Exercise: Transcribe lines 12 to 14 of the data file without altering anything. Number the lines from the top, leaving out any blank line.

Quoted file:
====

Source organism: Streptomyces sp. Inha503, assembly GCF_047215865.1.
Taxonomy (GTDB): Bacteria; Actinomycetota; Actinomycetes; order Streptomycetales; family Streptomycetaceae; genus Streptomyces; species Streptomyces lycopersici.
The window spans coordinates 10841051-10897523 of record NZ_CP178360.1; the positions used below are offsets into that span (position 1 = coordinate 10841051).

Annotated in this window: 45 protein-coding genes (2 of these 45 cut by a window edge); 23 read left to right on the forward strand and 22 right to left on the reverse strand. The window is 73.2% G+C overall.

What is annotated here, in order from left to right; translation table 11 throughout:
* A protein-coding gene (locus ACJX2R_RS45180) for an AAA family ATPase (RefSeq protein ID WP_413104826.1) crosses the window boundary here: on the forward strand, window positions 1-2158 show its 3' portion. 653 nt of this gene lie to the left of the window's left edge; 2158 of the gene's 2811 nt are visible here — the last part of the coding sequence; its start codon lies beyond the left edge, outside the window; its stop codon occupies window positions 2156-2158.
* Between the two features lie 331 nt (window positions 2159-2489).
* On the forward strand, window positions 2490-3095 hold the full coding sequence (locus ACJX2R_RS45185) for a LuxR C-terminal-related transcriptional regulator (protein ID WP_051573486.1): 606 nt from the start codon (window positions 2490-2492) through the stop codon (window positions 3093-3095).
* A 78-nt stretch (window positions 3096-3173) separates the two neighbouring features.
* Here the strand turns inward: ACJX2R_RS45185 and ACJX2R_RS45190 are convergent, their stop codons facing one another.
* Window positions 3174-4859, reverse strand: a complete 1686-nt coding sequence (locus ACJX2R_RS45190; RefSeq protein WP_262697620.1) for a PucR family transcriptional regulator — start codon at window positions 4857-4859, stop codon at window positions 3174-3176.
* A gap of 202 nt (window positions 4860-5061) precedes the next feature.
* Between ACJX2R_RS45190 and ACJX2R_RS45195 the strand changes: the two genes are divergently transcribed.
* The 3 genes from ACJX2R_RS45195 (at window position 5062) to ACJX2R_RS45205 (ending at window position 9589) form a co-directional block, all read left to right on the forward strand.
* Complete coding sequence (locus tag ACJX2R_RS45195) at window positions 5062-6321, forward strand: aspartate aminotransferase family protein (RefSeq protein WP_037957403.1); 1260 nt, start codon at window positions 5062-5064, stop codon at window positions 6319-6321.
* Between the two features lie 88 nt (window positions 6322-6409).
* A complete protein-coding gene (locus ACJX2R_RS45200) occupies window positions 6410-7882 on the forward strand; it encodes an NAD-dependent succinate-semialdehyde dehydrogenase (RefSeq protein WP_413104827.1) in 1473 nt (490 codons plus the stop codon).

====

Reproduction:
* A gap of 202 nt (window positions 4860-5061) precedes the next feature.
* Between ACJX2R_RS45190 and ACJX2R_RS45195 the strand changes: the two genes are divergently transcribed.
* The 3 genes from ACJX2R_RS45195 (at window position 5062) to ACJX2R_RS45205 (ending at window position 9589) form a co-directional block, all read left to right on the forward strand.